Events like this should be considered "Never Events", much like medical errors themselves for which physicians are held accountable.
Yet stories like this, along with security breaches, lost medical data, unencrypted disks and tapes, etc., appear almost weekly.
If medical errors are "avoidable", how about healthcare IT errors? What types of incompetence allowed such events to occur, and why are those responsible not held accountable in no uncertain terms?
Hospital Addresses Online Privacy Mistake
WPXI.com, Pittsburgh, PA
Patients Can No Longer See Other Patients' Information Online [thank God for that -ed.]
Friday, January 9, 2009
A former patient at West Penn hospital went online to pay her bill and discovered she had access to other patients' information.
Dana DeMarco showed Target Eleven Investigator Rick Earle how she was able to view information on 85 other patients.
That information included the patient's name, address, medical procedure and costs.
"I was just kind of in shock and disbelief and I was like, 'Who can see my information?' is my first reaction because of the privacy issues and it's really a personal private issue. And I was like, 'Who can see my information?' and do these people realize that other people can access their hospital bills online?" DeMarco questioned.
DeMarco said she sent two e-mails alerting the hospital but got no response [sounds like a typical IT help desk - ed.]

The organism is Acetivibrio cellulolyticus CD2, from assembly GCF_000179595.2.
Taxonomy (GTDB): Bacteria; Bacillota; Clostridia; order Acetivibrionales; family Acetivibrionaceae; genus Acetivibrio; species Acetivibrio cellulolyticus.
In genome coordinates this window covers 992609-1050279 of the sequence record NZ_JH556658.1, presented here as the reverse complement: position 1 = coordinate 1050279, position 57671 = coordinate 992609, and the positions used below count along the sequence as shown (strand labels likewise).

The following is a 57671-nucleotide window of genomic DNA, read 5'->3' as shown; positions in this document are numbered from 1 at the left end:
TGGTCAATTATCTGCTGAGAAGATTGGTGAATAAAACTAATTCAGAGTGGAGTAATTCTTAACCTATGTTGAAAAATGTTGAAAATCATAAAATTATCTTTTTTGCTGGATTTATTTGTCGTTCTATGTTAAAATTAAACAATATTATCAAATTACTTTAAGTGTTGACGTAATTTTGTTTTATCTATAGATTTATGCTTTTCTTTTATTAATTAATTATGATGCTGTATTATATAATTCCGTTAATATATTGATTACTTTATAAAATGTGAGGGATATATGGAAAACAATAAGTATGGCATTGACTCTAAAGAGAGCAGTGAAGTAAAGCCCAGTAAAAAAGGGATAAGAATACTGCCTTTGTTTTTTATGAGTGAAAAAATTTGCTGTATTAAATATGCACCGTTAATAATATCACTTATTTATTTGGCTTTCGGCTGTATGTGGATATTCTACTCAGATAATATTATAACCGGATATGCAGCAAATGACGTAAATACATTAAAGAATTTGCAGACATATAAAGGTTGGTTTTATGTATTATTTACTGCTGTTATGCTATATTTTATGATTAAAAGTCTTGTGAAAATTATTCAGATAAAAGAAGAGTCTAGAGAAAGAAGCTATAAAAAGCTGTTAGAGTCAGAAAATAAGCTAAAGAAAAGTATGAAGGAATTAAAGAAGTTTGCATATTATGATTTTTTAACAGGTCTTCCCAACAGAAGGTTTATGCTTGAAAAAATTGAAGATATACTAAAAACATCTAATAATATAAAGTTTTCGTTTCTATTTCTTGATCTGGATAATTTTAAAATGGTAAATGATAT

DeMarco then contacted Target Eleven [apparently, the news station investigative reporter section - ed.]
When Earle contacted the hospital, hospital officials began an investigation.
A hospital spokesman blamed the problem on a temporary data translation error involving a third-party billing partner. [So, was the computer at fault? I don't think so. Allow me to perform a 'translation': to save some bucks the hospital outsourced a key function to a cheap, external company named Mediocrity, Inc. - ed.]
"We immediately disabled the online bill payment service to complete a full audit of the system. We are working to institute additional safeguards and cross-checks with out third party service to ensure that this issues is completely resolved [this time around - and at this hospital - ed.]," said spokesman Dan Laurent.
Laurent said this was an isolated incident and that only 15 patients had their information viewed.
"Only" 15 patients had their confidential information viewed by - who knows? Well, we should be relieved ... I guess.
I have often written that health IT should be subject to the same rigor - and accountability - as medicine itself.
Yet not long ago I received at my home, addressed to me via the computer, as if I had ordered it, a facial X-ray report of a woman who probably suffered an assault of some kind (domestic abuse?) from the facility where I'd done my residency 20 years ago.
Problem is, I hadn't worked at that hospital since then or ordered any x-rays on anyone whatsoever, anywhere, in fifteen years.